Today, baby monitors are a familiar fixture in the home of almost every young family. They allow parents to hear when their child wakes, and more modern devices include a camera, so a baby’s movements can be monitored when their mum and dad aren’t in the room.
This piece of technology, however, is less than a century old. And it was one, tragic story that led to its creation.
It was a Tuesday evening around 9.30pm in March, 1932 when Charles Lindbergh, a well-known American aviator from New Jersey, who had been the first person to fly solo across the Atlantic Ocean five years prior, heard a sound coming from his kitchen. He thought it sounded like the slats of a wooden crate snapping, but the noise wasn’t enough to alert him to leave his library and identify the source.
Roughly half an hour later, the family nurse, Betty Gow, went to check on Lindbergh’s son, Charles Jr, who was 20 months old. She discovered, however, that the baby’s cot was empty.
After checking that Charles Jr. was not with his mother, the nurse alerted Charles. Immediately, he went to his son’s room, and found a ransom note sitting by the window, and a broken ladder on the other side.
The ransom note contained multiple spelling and grammatical errors, and read as follows:
Have 50.000$ redy 25 000$ in
20$ bills 15000$ in 10$ bills and
10000$ in 5$ bills After 2–4 days
we will inform you were to deliver
We warn you for making
anyding public or for notify the Police
The child is in gut care.
Indication for all letters are
Singnature [Symbol to right]
and 3 hohls.
The Hopewell police were contacted and a search of the premises was conducted immediately. In Charles Jr.'s bedroom, investigators identified muddy footprints, but there was no sign of blood or fingerprints.
Over the next few days, household employees were interviewed and the Lindbergh's made it clear that they were willing to negotiate with the kidnappers. Three days after Charles Jr.'s disappearance, a second ransom note was found, now demanding $70,000.
For the next month, a total of 12 ransom notes were delivered by the kidnappers, outlining a series of requests and claiming the crime had been planned for a year. In early April, $50,000 was exchanged for a thirteenth note containing Charles Jr.'s location, which stated the baby was on a boat called 'Nelly' near Martha's Vineyard in Massachusetts. An extensive search, however, found no sign of Charles Jr.
On May 12, 1932, the body of a baby boy was found just a short distance from the Lindbergh property. It was badly decomposed, and partly buried. The body was soon identified as that of Charles Jr., and an examination by the Coroner found he had died two months prior - likely on the night of the kidnapping. He was killed by a blow to the head.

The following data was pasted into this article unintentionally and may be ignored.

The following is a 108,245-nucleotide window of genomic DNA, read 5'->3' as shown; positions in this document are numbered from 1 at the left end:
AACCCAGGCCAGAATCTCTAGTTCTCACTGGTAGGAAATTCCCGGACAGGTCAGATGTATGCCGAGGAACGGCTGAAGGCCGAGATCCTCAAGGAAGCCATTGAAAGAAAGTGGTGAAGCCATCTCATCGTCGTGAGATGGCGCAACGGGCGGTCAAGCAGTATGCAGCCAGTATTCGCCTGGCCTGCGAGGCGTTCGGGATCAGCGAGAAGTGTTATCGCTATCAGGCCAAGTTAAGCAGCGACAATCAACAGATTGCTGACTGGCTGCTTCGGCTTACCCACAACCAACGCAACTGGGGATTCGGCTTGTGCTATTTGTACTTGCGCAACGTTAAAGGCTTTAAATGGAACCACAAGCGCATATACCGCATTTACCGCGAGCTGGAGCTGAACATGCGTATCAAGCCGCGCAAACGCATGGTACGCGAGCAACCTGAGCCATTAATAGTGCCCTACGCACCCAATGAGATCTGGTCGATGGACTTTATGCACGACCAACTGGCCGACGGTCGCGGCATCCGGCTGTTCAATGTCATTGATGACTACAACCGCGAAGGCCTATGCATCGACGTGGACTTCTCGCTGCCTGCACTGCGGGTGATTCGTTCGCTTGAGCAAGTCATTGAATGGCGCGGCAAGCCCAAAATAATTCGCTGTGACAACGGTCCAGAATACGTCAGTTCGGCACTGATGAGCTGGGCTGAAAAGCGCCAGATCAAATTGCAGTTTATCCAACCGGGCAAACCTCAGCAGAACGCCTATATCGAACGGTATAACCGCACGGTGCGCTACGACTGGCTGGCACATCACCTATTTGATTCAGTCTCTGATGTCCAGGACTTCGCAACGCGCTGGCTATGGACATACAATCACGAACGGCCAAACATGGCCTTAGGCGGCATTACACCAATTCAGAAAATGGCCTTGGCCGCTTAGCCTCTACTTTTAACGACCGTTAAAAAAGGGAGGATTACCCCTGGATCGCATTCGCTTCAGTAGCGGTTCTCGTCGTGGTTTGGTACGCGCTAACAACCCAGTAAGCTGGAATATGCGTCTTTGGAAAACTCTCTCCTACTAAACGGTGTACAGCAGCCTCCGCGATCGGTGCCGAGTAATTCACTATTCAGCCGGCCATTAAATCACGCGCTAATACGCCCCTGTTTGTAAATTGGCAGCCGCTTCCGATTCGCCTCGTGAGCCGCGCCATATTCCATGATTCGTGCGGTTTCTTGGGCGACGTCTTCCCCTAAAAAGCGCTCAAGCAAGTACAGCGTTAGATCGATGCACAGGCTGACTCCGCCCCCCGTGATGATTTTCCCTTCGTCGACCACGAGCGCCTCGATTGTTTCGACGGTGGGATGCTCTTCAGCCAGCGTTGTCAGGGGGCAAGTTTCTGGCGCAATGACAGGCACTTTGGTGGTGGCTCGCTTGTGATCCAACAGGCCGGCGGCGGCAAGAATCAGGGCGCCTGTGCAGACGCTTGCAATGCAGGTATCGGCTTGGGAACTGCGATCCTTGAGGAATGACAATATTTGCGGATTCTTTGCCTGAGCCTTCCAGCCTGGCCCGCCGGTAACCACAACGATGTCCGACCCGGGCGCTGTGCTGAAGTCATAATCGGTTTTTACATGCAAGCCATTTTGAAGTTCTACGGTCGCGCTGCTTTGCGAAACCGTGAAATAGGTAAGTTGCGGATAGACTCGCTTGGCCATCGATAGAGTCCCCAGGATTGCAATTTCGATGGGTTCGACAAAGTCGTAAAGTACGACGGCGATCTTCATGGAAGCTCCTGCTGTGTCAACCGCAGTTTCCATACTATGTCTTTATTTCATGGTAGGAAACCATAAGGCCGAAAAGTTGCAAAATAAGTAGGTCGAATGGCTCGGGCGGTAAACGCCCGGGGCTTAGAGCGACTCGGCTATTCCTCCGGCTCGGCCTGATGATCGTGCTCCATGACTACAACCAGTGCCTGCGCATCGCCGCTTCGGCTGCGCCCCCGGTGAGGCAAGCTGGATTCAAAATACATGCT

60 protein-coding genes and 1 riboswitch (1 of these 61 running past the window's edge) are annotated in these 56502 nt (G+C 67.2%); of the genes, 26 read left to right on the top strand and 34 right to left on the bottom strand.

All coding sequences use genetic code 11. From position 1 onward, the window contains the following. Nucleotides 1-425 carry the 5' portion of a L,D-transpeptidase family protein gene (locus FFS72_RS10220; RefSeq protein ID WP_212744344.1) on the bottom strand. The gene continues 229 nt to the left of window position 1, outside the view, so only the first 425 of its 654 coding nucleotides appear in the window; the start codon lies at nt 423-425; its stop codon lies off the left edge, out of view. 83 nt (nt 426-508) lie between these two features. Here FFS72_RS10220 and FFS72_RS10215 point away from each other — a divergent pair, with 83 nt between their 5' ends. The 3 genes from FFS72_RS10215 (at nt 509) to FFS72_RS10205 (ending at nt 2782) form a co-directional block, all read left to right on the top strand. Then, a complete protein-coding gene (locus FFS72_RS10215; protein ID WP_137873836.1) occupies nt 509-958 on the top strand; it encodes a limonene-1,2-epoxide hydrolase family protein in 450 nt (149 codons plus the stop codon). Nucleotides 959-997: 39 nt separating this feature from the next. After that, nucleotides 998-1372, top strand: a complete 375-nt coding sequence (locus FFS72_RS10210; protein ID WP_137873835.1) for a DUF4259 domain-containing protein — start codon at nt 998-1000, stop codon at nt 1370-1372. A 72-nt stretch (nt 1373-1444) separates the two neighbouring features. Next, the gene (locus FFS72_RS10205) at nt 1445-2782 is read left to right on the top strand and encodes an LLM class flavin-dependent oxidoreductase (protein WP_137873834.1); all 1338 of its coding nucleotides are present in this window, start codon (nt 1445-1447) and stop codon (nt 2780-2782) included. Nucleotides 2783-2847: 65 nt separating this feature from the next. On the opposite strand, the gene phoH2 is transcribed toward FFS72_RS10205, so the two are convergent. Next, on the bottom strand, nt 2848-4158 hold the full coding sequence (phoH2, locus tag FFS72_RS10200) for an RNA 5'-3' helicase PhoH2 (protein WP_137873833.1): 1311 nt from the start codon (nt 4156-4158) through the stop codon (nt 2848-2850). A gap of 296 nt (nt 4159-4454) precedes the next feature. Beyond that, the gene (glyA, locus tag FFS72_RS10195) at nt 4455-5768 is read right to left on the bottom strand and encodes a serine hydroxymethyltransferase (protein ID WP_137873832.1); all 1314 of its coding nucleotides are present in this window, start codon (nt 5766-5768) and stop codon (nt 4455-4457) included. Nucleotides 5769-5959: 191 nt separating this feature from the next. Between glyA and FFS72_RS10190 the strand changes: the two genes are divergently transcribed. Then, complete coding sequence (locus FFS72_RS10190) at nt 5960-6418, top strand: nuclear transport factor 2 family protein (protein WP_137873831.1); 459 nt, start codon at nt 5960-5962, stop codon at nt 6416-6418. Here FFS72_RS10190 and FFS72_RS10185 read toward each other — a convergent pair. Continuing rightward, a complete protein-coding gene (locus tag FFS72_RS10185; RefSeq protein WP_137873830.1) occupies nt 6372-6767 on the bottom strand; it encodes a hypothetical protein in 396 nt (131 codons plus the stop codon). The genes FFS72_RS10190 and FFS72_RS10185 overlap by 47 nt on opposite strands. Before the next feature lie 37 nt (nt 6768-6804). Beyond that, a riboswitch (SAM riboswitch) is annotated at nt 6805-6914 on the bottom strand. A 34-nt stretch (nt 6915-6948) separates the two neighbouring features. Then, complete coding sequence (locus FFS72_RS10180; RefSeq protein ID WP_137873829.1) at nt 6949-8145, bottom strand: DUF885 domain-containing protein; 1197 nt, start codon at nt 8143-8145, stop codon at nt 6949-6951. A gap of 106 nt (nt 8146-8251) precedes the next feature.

By this stage, the Lindbergh kidnapping was a nation-wide news story, and the investigation into Charles Jr.'s murder attracted even more media attention. It wasn't until September, 1934, however, that there was a breakthrough.
Approximately $40,000 of the ransom money had been paid in gold certificates, making it identifiable when it was spent. In September, 1934, a number of gold certificates were discovered, and police began to track their location.
Ultimately, it was a petrol station attendant, suspicious of the $10 note he had received, who recorded the number plate of the man who had given it to him. This man, police found, was Bruno Hauptmann - a German immigrant.
When Hauptmann's home was searched, a large portion of the Lindbergh's ransom money was located. He maintained that he had been given the money by a friend, and had no connection to the crime.
Hauptmann was charged with both extortion and murder, and stood trial in January, 1935. While the prosecution's case wasn't particularly strong, and was based purely on circumstantial evidence, there was immense public pressure to convict. Perhaps the most damning evidence against Hauptmann was samples of his handwriting that matched the writing on the ransom notes left for the Lindbergh's.
In February, Hauptmann was found guilty and sentenced to death by electrocution. He died on the evening of April 3, 1936, and always maintained his inn
Over 80 years since the crime and ensuing trial, many believe Hauptmann wasn't guilty of the murder of Charles Jr. In fact, some are convinced it was Charles Lindbergh who orchestrated the kidnapping as a publicity stunt, and unforeseen circumstances saw it go horribly wrong.
Nonetheless, the high-profile nature of the case ensured it left behind a significant legacy. In the wake of Charles Jr.'s murder, kidnapping becoming a federal offence in the US, and the president of a company called Zenith, Eugene McDonald, was inspired to improvise with radio equipment, speakers and microphones to record noises from his daughter's room. He hoped the device would prevent further tragedies like the one that had befallen Charles Jr.
In 1937, the Radio Nurse - which closely resembles modern baby monitors - was made commercially available.